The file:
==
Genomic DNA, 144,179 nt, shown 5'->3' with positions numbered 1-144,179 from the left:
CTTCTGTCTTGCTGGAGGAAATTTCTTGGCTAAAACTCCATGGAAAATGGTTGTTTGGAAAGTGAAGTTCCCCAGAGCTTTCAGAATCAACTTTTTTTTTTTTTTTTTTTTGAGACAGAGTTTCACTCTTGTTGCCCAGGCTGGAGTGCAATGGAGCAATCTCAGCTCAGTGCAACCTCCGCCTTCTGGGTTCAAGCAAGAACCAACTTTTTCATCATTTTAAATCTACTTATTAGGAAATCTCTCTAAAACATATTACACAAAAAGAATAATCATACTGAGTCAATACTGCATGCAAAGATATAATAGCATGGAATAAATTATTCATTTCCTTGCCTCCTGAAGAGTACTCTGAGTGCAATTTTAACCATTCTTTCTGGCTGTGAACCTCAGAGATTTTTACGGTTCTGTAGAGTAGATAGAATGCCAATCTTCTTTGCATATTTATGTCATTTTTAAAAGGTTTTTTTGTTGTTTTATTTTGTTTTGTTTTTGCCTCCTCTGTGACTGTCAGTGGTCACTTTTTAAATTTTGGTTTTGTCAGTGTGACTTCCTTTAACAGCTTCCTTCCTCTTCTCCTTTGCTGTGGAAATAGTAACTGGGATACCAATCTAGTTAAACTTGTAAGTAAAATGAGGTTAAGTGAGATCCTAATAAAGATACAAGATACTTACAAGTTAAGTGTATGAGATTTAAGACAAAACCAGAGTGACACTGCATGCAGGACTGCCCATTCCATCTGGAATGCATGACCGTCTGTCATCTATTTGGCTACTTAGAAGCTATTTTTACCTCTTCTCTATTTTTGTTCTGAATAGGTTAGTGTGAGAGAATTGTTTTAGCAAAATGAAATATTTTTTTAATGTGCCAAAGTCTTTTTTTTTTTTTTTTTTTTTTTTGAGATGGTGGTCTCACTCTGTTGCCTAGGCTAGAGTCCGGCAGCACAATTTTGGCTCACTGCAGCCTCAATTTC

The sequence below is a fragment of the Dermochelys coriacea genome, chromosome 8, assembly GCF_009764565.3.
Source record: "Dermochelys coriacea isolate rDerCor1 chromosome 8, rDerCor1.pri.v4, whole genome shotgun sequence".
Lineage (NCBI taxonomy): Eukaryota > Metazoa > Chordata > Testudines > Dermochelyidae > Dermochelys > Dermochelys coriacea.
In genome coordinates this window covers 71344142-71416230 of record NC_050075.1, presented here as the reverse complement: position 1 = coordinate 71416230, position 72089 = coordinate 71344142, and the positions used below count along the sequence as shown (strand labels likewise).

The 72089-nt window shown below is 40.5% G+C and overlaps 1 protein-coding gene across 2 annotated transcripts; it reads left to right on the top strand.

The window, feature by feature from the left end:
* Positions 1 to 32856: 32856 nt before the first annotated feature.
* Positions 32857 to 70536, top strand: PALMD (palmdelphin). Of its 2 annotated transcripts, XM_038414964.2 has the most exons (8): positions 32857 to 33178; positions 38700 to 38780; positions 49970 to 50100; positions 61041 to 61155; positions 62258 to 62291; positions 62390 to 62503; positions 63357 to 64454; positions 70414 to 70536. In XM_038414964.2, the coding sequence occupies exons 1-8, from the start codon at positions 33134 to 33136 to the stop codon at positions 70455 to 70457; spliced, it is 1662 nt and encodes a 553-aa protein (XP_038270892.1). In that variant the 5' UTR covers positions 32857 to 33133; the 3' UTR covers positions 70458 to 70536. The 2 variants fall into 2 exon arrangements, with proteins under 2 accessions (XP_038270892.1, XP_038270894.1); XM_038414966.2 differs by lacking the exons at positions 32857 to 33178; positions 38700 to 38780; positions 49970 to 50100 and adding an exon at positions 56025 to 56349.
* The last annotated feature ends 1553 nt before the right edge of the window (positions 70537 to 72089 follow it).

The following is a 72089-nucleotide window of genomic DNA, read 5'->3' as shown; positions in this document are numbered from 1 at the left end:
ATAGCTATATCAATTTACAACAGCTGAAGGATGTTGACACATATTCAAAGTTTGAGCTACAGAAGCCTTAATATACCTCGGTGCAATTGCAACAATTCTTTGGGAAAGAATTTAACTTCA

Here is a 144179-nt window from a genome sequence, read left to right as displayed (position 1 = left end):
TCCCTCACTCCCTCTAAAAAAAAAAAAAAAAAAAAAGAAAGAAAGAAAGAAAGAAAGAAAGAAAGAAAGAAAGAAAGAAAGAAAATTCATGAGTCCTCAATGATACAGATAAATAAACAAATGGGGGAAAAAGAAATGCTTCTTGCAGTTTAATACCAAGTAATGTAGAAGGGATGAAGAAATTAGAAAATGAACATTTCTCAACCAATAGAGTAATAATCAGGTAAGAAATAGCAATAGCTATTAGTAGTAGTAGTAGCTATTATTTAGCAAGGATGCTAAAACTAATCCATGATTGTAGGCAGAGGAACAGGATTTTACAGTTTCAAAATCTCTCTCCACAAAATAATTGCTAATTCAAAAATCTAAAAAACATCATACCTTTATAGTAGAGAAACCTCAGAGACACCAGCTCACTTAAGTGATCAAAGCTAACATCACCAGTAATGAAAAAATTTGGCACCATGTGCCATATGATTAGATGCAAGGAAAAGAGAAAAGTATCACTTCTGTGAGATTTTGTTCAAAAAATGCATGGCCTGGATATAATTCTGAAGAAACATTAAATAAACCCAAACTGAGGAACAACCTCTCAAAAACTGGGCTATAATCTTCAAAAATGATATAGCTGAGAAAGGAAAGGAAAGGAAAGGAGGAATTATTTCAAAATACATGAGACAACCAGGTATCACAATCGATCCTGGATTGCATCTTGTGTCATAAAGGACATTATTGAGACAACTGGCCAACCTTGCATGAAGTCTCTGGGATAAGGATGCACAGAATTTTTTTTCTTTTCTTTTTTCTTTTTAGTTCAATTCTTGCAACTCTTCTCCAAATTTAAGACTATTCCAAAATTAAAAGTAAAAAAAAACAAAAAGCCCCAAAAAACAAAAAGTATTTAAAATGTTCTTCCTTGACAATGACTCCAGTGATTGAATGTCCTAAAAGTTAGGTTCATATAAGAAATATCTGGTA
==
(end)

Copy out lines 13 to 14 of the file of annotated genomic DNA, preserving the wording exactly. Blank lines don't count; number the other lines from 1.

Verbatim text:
ATAGCTATATCAATTTACAACAGCTGAAGGATGTTGACACATATTCAAAGTTTGAGCTACAGAAGCCTTAATATACCTCGGTGCAATTGCAACAATTCTTTGGGAAAGAATTTAACTTCA

Here is a 144179-nt window from a genome sequence, read left to right as displayed (position 1 = left end):